If there’s one thing we’ve learned from Korn’s cover of Another Brick in the Wall it’s that quality music just can’t escape the tainting of unimaginable creative slaughter after it finds the hands of some angsty teen’s pants eruption of a ‘band’ with an oversized ego. Let’s face it: in the world of musicians playing other musicians stuff, the majority of covers aren’t even fit for Hillary Duff’s IPod.
But there are exceptions. In some far flung corner of the musical universe, people are making sense of what it means to recreate a musical masterpiece, and the results are ear-gasmic. Get ready for a cover apocalypse: 8 re-does you’ll want to re-do again and again.
1) Bon Iver covers Bonnie Raitt’s I Can’t Make You Love Me
In an off the floor studio solo take, budding alt-folk musician Bon Iver appeases his fans by beautifully modifying an early 90’s classic. The song, originally sung by Bonnie Raitt but made famous by Bruce Hornsby, is elegantly stripped and simplified by Justin Vernon (under the pseudo name of ‘Bon Iver’), yet somehow also elevated by the powerful vocals set beside a grand piano.
We receive another small treat during the last moments of the song as Vernon incorporates a snippet of ‘I Found Love’, another (great) Raitt hit.
2) Youth Group covers Alphaville’s Forever Young.
We’re moving backwards in time to the German ‘synthpop’ band Alphaville and their less famous original single ‘Forever Young’. Although the band couldn’t attribute their success to this piece, a plethora of covers would arise during the subsequent two decades, most of which were total crap and included people merely rapping over the original (thanks, Jay-Z, but no thanks).
Insert Australian-native band Youth Group. After being asked to cover the song by American T.V producers from The O.C, which is a terrible series with an amazing soundtrack, Youth Group responds with an actual quality rendition. Infusing Australian rock-pop with retro roots, Youth Group almost one-ups Alphaville…..Almost.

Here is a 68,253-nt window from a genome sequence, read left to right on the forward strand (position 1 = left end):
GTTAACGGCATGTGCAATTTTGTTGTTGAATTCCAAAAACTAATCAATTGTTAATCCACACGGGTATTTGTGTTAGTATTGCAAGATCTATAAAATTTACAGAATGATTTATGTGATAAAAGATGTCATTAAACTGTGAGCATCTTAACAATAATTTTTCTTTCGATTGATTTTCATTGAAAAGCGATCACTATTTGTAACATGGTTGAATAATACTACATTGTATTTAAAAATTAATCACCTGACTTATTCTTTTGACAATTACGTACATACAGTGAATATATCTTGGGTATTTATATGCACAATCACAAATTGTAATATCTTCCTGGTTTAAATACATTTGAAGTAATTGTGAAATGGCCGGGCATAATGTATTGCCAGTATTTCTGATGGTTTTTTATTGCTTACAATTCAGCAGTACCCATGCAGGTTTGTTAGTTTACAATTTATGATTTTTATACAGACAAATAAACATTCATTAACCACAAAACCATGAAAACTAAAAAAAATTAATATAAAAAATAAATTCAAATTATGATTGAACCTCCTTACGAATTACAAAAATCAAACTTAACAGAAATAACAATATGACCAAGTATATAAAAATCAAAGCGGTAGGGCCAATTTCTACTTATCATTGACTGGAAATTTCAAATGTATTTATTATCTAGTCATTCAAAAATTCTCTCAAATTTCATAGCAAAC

3) Tokyo Police Club covers Kelly Clarkson’s Since U Been Gone
So perhaps this example won’t fit into the ‘musical masterpiece’ category, but that doesn’t mean it can’t turn into something awesome. Here we have one contemporary artist borrowing from another, although both are from completely different and opposing genres. Tokyo Police Club, a four piece post-punk/pop band from Newmarket, Ont., decided in their latest cover album that selecting radically dissimilar songs to play would be a good idea. One such outcome was a cover of Kelly Clarkson’s ‘Since U Been Gone’.
Whether you like it or not, it’s hard not to admit how TPC has transformed this pop annoyance into something a little more tolerable. And kind of funny, when you think about it.
The original (listen at your own risk):
4) Sun Kil Moon covers almost an entire Modest Mouse Album (and still keeps it classy).
Modest Mouse fans are usually surprised to learn about how Sun Kil Moon’s Mark Kozelek pretty much reformatted an entire set of their works in his 2005 album ‘Tiny Cities’. All eleven songs from this era are Modest Mouse reworks including covers of ‘Ocean Breathes Salty’, ‘Tiny Cities Made of Ashes’ and ‘Dramamine’.